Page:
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Help - I Think I Have A Virus But I Don't Know What To Do


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4 replies to this topic

#1 shazabel

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Posted 15 November 2007 - 03:07 PM

Hey,


Please could somebody give me some advice/help?
I think I have got a virus or something similar on my laptop. It is EXTREMELY slow to start up - it takes about 20 minutes from I switch on until I can do anything. It crashes or freezes up a lot and when I ran a disc check it took 4 hours and seemed to find hundreds of bad clusters in my files? I don't know how to make a hijack thingy which is why I posted this on here.

Thank you for any help you can give.

S

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#2 xXAlphaXx

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Posted 15 November 2007 - 03:30 PM

That may NOT be a virus. If their are lots of bad clusters but it couldn't find any malicious software it means your hard drive is fragmented.

Your hard drive needs defragmentation.

NOTE: If its as bad as you say it is it will take a while. Its not a virus.
If I am helping you and I do not respond within 24 hours, please send me a PM. :)

#3 shazabel

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Posted 15 November 2007 - 03:35 PM

But the onset was really sudden? The computer crashed while I was using it and didn't work properly since, it wasn't a slow loss of performance and everything was normal up until then. My computer was defragmented the week before. I only ran a disc check, not a virus scan - the virus scanners rash the computer when I try and use them.

S

#4 xXAlphaXx

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Posted 15 November 2007 - 03:51 PM

Hmm im not really sure then... Well how old and what OS?
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#5 quietman7

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Posted 15 November 2007 - 10:49 PM

Have you tried doing your scans in "Safe Mode"?

If your computer seems to be slow, read Slow Computer/Browser? Check here first; it may not be malware. There are reasons for slowness besides malware - i.e. disk fragmentation, disk errors, corrupt system files, too many startup programs, unnecessary services running, not enough RAM, dirty hardware components, etc. As your system gets older it becomes filled with more files/programs and has a natural tendency to slow down so cleaning and regular maintenance is essential..

In Windows XP, the default setting is for the computer to reboot automatically when a fatal error/crash occurs. You should be able to see the error by looking in the Event Log. Read "How To Use the Event Viewer Applet".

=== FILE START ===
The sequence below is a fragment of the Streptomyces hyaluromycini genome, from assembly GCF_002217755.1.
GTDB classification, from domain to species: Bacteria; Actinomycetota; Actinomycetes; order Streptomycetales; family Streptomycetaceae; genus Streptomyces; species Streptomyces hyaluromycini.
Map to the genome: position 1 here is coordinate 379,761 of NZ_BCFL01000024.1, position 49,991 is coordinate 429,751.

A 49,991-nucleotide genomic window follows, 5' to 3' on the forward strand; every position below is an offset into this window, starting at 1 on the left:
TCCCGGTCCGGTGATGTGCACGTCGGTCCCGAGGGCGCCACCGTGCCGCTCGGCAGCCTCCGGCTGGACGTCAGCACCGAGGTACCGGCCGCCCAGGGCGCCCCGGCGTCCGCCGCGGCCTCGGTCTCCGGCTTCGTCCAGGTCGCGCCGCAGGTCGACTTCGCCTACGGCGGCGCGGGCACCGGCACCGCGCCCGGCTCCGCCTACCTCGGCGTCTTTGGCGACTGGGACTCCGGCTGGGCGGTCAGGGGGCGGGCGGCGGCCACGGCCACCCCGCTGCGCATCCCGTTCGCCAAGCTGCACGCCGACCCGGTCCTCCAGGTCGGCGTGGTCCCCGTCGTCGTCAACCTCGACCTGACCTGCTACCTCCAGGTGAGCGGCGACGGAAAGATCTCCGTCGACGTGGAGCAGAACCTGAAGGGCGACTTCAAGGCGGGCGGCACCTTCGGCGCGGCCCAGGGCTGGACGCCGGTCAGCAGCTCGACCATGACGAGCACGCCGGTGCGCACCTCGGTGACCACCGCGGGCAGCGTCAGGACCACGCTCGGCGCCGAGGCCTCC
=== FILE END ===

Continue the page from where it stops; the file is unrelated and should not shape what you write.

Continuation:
An easy way to use Event Viewer is to create a log as follows:
  • Click Start > Run and type: eventvwr
  • press Ok or Enter.
  • In the right pane, right-click on "Applications", select save log file as, and save the log to your desktop as app.csv
  • In the right pane, right-click on "System", select save log file as, and save the log to your desktop as sys.csv
  • You can use Notepad to open each .csv file and search for any problems.
A free tool you can use to view your event logs is WinAudit.
  • After download, double-click WinAudit.exe to launch.
  • Under "To audit your computer...", click the Here link.
  • WinAudit will start examining your computer and generate a System Overview Profile.
  • Under Categories in the left pane, select Error Logs.
  • There will be three sub-categories: Application Errors, Security Errors and System Errors.
  • From there, scroll down the list to view the logs.
  • You can click the "Save" button at the top to save a report in .html format.
An alternative is to turn off the automatic reboot feature so you can actually see the error code/STOP Message when it happens - this is also known as the Blue Screen Of Death (BSOD).

To change the recovery settings and Disable Automatic Rebooting, go to Start > Run and type: sysdm.cpl
Click Ok or just press WINKEY + Pause/Break keys to bring up System Properties.
  • Go to the Advanced tab and under "Startup and Recovery", click on the "Settings" button and go to "System failure".
  • Make sure "Write an event to the system log" is checked and that "Automatically restart" is UNchecked.
  • Click "OK" and reboot for the changes to take effect.
Doing this won't cure your problem but instead of crashing and restarting you will get a blue diagnostic screen with an error code and other information that will allow you to better trace your problem. You can use Google to search the error code or use the links below to investigate and troubleshoot.

"Extract troubleshooting info from Windows XP BSOD error messages".
"How to Find BSOD Error Messages".
"Events and Errors Message Center".
"Windows XP Professional Error Messages".
"Troubleshooting Windows Stop Messages"

Edited by quietman7, 15 November 2007 - 10:52 PM.

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